“Mysterious, magical, and mythical…what a joy to read!” (Sara Gruen, New York Times bestselling author of Water for Elephants)


“Atmospherically romantic and perfectly toned. Classy and elegant literary seduction of the highest measure. As wondrously crafted as it is original.” (Providence Journal)

“Readers will be enchanted by M.J. Rose’s supernaturally charged novel Seduction, inspired by Victor Hugo’s self-imposed exile on the British island of Jersey in the 1850s.” (USA Today)

“Has just about everything a thriller fan could wish for.” (Philadelphia Inquirer)

“Full of well-researched history, the paranormal, and modern intrigue, this atmospheric tale of suspense is fully engrossing to those willing to suspend their disbelief.” (Library Journal (starred review))

The Book of Lost Fragrances

“A compelling page turner…Once you catch a whiff, you will be enchanted.” (Associated Press)

“M.J. Rose is a bold, unflinching writer and her resolute honesty puts her in a class by herself.” (Laura Lippman)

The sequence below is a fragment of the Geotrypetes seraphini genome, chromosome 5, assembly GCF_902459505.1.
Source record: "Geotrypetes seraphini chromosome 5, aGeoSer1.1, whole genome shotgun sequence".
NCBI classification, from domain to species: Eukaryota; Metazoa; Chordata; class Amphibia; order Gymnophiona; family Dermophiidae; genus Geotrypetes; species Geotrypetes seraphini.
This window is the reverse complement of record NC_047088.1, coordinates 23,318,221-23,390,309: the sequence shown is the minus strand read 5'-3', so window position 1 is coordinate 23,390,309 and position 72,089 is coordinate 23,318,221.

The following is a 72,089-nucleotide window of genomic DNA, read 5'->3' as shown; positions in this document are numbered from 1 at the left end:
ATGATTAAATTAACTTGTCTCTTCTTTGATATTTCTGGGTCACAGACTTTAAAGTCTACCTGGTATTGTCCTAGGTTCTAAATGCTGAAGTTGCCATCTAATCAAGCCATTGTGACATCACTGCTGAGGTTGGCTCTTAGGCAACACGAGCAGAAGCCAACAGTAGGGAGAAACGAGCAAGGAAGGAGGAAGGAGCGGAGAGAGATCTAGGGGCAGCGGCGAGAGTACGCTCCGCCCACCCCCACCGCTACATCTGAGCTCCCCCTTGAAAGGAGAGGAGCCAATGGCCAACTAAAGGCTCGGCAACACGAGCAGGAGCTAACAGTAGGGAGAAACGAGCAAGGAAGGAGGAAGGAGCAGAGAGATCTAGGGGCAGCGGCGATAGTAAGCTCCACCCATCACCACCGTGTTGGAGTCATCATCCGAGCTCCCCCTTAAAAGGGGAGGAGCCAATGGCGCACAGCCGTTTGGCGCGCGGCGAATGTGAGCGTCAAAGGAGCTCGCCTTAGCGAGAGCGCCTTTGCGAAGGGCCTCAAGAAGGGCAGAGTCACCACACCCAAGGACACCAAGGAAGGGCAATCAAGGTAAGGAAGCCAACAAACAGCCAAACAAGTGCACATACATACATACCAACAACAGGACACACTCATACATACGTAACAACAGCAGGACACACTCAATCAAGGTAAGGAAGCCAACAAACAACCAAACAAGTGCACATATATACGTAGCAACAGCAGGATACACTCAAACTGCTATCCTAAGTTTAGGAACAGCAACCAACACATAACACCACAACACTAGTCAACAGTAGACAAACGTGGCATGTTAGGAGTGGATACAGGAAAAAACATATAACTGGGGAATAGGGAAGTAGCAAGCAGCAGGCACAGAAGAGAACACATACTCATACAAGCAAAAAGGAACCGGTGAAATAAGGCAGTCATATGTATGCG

“The Book of Lost Fragrances resonates with spirit, blending myth with reality, tragedy with triumph, pain with joy. You’ll find yourself questioning everything you believe–and wanting more.” (Steve Berry)

“Provocative…a sweeping sense of romance [and] history.” (Cleveland Plain-Dealer)

Buy the Book~

Barnes & Noble

Author M.J. Rose, Biography~

03_M.J. Rose AuthorM.J. Rose grew up in New York City mostly in the labyrinthine galleries of the Metropolitan Museum, the dark tunnels and lush gardens of Central Park, and reading her mother’s favorite books before she was allowed.

She is the author of more than a dozen novels, the co-president and founding board member of International Thriller Writers, and the founder of the first marketing company for authors: AuthorBuzz.com. She lives in Greenwich, Connecticut. Visit her online at MJRose.com.

Connect with M.J. Rose on FacebookTwitterPinterest and Goodreads.

Sign up for M.J. Rose’s newsletter and get information about new releases, free book downloads, contests, excerpts and more.

04_The Witch of Painted Sorrows_Blog Tour Banner_FINAL

Follow the Complete Tour Schedule 

Hashtags: #WitchofPaintedSorrowsBlogTour #Historical #BelleEpoqueParis #Paris

#France #Gothic #Fantasy #Paranormal

Twitter Tags: @hfvbt @MJRose @AtriaBooks

Leave a comment

Filed under Q and A with Authors